Ask the Doctors February 2011 Issue

Ask The Doctors: February 2011

Iíve heard that statins can can help lower C-reactive protein (CRP) levels. Iím 65, but I donít take a statin because my cholesterol is low. Should I be concerned about CRP? I have a family history of heart disease.

Your question is timely, and very much on the cutting-edge of coronary artery disease (CAD) prevention. High cholesterol, or hyperlipidemia, is a well-known risk factor for CAD development, progression, and heart attack, known to doctors as myocardial infarction (MI). As established by the landmark Framingham Study, old age, male sex, hyperlipidemia, hypertension, smoking, and family history of CAD are also important risk factors. As you mention, it is reassuring that your cholesterol levels are under control.

However, it has come to light in recent years that other factors contribute to the risk of MI. Increased levels of inflammation are associated with a higher likelihood of MI, probably because inflammation inside coronary artery plaques makes them more likely to rupture and cause a heart attack. One way of measuring a personís bodywide level of inflammation is with the high-sensitivity C-reactive protein (hsCRP) blood test. A recent clinical trial (the JUPITER study) showed that patients with normal cholesterol levels and an elevated hsCRP level had fewer heart attacks, and lived longer, when they were treated with a statin (rosuvastatin), compared to those who received placebo. It was reasonably argued by the studyís authors that these benefits exceeded what would be expected from cholesterol reduction alone.

In large part due to the results of the JUPITER trial, we will often check hsCRP on patients with other risk factors for CAD (such as a family history), even if their cholesterol levels are normal. The decision of whether or not you should be treated with a statin should be made after careful consideration and discussion with your cardiologist. Please keep in mind that other ways exist of lowering hsCRP, including weight loss, exercise, dietary modification, and low-dose aspirin therapy.

Is there an age limit for weight loss surgeries, such as bariatric surgery? Iím 61, diabetic and very overweight. Iím eating healthier now, but I think I need a more drastic step to improve my health sooner than later.

No, there is no statute of limitations regarding age when bariatric, or weight-reduction surgery, is being considered. Thankfully, you have already been making important steps to improve your health, by improving your dietary habits. As you mention, undergoing a surgical procedure may be just what you need to lose considerable weight, and reduce your risk of eventual cardiovascular events, such as heart attack or stroke.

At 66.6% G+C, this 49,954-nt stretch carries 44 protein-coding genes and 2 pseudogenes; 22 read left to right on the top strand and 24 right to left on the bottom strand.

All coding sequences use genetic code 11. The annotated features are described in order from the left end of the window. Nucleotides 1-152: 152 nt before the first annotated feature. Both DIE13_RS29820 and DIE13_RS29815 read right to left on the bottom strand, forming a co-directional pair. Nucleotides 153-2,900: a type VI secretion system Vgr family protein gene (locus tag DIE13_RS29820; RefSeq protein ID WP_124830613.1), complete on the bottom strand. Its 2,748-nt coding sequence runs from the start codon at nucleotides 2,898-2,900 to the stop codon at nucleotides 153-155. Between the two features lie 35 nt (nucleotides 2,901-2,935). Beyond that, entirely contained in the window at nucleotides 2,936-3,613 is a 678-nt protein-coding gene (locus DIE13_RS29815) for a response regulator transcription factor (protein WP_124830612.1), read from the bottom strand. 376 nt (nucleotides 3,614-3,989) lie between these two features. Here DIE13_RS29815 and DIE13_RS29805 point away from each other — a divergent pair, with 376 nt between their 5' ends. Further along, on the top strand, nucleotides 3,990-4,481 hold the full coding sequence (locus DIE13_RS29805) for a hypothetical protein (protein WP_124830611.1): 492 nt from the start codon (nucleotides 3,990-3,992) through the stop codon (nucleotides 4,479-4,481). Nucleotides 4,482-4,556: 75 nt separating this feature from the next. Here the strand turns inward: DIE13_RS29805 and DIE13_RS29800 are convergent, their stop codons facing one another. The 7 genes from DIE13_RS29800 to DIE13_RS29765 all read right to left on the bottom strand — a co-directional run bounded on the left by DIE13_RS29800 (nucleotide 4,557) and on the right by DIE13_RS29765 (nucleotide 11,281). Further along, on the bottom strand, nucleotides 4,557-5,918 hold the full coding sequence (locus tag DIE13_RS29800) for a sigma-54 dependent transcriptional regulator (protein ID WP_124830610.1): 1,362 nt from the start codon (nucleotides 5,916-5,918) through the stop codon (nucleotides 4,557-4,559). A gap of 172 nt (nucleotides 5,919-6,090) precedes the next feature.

However, bariatric surgery is not something to be undertaken lightly. It is an intermediate-to-high risk procedure, and the presence of coronary artery disease (CAD) or heart failure may increase your risk of an unfavorable outcome. Given the fact that diabetes and overweight are significant risk factors for coronary disease, you should undergo cardiac stress testing before proceeding to bariatric surgery. That way, when you eventually undergo the procedure, it can be as safe as possible.

I recall reading that the motion-sickness drug Dramamine could help if youíre having a heart attack. Is that true?

The study you refer to appeared in the March 2010 issue of the journal Nature Biotechnology. The authors found that in laboratory animals (mice and rats), and in cell culture models, meclizine (one of two drugs marketed as Dramamine) helped to protect hearts from injury due to decreased blood flow. It was also found to decrease the size of strokes in mice. Apparently, meclizine alters energy use by cells, reducing the need for oxygen. Although these results are novel and exciting, more information is required regarding the helpfulness of such drugs in humans. Until then, we cannot recommend taking Dramamine in hopes of reducing the severity of a heart attack or a stroke.